;-)
 
Search on the web and in indexes = for:
 perception, difference, discrimination of=20 difference, distinction of difference. aesthetics, bioaesthetics, = Gregory=20 Bateson, context, education and epistmology, epistemology, = ontology, =20 play, the sacred, systems theory, Weber, Fechner, Weber-Fechner, = Douglas=20 Hofstadter.
 
Finally, the thing art has to offer than makes a = significant difference in learnig perception lies in art's roots in=20 PLAY. Playfulness is the modality throughj which the = learning of=20 perception ext4ends beyond a single discipline or context and = throughout all=20 phases of an individual's life. Work and study are linear, focal, = like=20 having blinders on to keep the eyes on the road ahead. Play, in = contrast to=20 work involves extention, the testing of limits and of borders. Play = is also=20 its own reward and motivation.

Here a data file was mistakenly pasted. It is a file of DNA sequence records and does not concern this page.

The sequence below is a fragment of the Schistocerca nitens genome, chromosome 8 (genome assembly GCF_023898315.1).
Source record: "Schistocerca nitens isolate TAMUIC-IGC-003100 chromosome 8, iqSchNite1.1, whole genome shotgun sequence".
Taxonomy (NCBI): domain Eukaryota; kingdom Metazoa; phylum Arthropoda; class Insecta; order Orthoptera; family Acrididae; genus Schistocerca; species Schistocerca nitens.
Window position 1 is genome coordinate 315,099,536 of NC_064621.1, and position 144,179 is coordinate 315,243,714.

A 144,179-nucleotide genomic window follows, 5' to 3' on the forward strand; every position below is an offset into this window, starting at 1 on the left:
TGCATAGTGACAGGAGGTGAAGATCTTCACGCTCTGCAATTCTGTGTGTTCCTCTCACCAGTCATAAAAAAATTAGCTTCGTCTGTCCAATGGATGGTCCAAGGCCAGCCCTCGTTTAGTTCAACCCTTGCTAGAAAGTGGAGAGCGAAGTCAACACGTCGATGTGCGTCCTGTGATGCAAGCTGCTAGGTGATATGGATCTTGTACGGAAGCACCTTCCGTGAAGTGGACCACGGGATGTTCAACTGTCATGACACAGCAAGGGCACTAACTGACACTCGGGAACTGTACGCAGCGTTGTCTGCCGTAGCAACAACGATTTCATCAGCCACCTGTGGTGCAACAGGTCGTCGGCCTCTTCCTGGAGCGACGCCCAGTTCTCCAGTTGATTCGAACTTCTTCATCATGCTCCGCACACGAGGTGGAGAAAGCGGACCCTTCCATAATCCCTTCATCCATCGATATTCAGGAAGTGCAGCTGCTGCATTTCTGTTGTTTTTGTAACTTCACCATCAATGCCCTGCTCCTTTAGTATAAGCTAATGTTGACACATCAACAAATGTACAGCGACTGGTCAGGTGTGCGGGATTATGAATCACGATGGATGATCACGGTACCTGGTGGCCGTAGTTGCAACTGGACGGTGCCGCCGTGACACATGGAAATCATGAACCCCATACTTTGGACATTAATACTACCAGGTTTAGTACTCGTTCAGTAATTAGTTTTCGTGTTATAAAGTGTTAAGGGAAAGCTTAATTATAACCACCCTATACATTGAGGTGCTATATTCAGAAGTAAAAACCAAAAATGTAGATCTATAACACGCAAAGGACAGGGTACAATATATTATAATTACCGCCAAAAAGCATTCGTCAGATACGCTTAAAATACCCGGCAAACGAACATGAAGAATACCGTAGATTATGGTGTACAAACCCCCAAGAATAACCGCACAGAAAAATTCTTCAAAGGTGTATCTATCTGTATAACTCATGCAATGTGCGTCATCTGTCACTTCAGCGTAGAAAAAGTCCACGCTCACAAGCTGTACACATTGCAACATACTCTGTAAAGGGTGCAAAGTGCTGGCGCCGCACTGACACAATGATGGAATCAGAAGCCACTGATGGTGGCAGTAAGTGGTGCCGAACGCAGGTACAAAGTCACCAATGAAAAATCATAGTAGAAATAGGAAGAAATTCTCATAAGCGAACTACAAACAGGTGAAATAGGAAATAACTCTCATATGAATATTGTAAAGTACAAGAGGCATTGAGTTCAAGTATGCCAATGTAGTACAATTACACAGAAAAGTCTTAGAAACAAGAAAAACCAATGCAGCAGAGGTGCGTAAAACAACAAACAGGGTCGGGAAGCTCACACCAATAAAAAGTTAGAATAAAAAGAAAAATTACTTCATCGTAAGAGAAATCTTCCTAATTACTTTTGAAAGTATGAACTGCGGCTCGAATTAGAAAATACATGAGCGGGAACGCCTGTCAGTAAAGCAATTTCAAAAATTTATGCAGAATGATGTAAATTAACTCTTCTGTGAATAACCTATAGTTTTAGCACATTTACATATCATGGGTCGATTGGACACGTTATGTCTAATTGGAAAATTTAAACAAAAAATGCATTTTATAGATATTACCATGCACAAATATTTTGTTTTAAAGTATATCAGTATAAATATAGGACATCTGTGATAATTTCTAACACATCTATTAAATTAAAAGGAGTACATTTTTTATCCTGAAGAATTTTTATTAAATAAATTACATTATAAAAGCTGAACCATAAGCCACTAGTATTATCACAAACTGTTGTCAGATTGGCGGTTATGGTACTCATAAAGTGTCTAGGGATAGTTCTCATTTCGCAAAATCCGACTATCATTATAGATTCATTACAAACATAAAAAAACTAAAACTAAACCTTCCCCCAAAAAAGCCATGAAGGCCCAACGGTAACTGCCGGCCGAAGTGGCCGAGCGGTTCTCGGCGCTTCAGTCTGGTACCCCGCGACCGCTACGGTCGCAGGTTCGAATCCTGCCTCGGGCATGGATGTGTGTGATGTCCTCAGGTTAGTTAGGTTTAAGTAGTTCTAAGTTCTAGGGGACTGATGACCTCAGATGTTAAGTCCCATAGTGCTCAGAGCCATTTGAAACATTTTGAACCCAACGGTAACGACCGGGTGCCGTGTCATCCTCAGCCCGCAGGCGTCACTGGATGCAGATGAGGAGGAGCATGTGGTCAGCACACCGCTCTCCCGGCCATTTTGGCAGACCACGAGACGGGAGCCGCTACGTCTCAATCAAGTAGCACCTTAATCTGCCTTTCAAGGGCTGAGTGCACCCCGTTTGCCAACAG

Mary Poppins had the thing right: "In every = job which=20 must be doen there is an element of fun...." Art offers the = possibility=20 of leading with that fun aspect.
In the end, in terms of learning perception = content makes=20 no different whatsoever but the things which draw our individual = attention=20 can make all the difference. If we can't find the thing that demands = to be=20 perceived and distinguished by our student she may never progress = beyond the=20 formal outer aspect. --For every person who must learn there is = a thing=20 which must be learned.... You find that thing and SNAP the task = becomes=20 play.... An artist finds for herself  unique personal = issues which=20 drive her work. Through that she grows and gains access to new = worlds. This=20 is what art offers too.
 
-henry